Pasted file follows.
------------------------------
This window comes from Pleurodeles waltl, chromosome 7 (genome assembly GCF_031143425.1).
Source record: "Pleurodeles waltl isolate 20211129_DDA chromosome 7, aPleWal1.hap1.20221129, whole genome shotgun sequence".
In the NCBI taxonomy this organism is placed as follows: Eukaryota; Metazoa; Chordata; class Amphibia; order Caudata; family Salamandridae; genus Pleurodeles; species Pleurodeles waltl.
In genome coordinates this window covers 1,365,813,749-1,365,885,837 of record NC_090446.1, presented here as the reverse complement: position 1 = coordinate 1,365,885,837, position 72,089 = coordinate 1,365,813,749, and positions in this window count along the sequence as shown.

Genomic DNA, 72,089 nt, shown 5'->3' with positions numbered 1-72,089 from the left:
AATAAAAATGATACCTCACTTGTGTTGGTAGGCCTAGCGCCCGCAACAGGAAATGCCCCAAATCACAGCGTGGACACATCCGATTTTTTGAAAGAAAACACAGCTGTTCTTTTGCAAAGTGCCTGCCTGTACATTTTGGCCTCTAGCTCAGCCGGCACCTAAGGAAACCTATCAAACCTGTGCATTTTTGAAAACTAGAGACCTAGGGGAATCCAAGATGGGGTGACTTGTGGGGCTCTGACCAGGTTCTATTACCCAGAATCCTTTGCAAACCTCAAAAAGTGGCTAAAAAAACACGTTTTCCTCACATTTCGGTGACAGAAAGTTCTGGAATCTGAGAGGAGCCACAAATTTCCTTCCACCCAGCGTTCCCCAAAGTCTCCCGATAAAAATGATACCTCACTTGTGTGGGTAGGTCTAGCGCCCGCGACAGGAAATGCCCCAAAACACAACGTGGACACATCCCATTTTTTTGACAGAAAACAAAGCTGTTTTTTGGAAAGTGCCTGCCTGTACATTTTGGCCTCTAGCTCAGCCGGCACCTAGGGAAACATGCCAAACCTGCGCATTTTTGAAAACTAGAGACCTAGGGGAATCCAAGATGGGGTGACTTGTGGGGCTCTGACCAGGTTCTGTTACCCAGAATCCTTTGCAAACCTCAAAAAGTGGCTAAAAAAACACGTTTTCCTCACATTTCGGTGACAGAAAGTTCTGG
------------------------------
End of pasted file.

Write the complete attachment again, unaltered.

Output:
This window comes from Pleurodeles waltl, chromosome 7 (genome assembly GCF_031143425.1).
Source record: "Pleurodeles waltl isolate 20211129_DDA chromosome 7, aPleWal1.hap1.20221129, whole genome shotgun sequence".
In the NCBI taxonomy this organism is placed as follows: Eukaryota; Metazoa; Chordata; class Amphibia; order Caudata; family Salamandridae; genus Pleurodeles; species Pleurodeles waltl.
In genome coordinates this window covers 1,365,813,749-1,365,885,837 of record NC_090446.1, presented here as the reverse complement: position 1 = coordinate 1,365,885,837, position 72,089 = coordinate 1,365,813,749, and positions in this window count along the sequence as shown.

Genomic DNA, 72,089 nt, shown 5'->3' with positions numbered 1-72,089 from the left:
AATAAAAATGATACCTCACTTGTGTTGGTAGGCCTAGCGCCCGCAACAGGAAATGCCCCAAATCACAGCGTGGACACATCCGATTTTTTGAAAGAAAACACAGCTGTTCTTTTGCAAAGTGCCTGCCTGTACATTTTGGCCTCTAGCTCAGCCGGCACCTAAGGAAACCTATCAAACCTGTGCATTTTTGAAAACTAGAGACCTAGGGGAATCCAAGATGGGGTGACTTGTGGGGCTCTGACCAGGTTCTATTACCCAGAATCCTTTGCAAACCTCAAAAAGTGGCTAAAAAAACACGTTTTCCTCACATTTCGGTGACAGAAAGTTCTGGAATCTGAGAGGAGCCACAAATTTCCTTCCACCCAGCGTTCCCCAAAGTCTCCCGATAAAAATGATACCTCACTTGTGTGGGTAGGTCTAGCGCCCGCGACAGGAAATGCCCCAAAACACAACGTGGACACATCCCATTTTTTTGACAGAAAACAAAGCTGTTTTTTGGAAAGTGCCTGCCTGTACATTTTGGCCTCTAGCTCAGCCGGCACCTAGGGAAACATGCCAAACCTGCGCATTTTTGAAAACTAGAGACCTAGGGGAATCCAAGATGGGGTGACTTGTGGGGCTCTGACCAGGTTCTGTTACCCAGAATCCTTTGCAAACCTCAAAAAGTGGCTAAAAAAACACGTTTTCCTCACATTTCGGTGACAGAAAGTTCTGG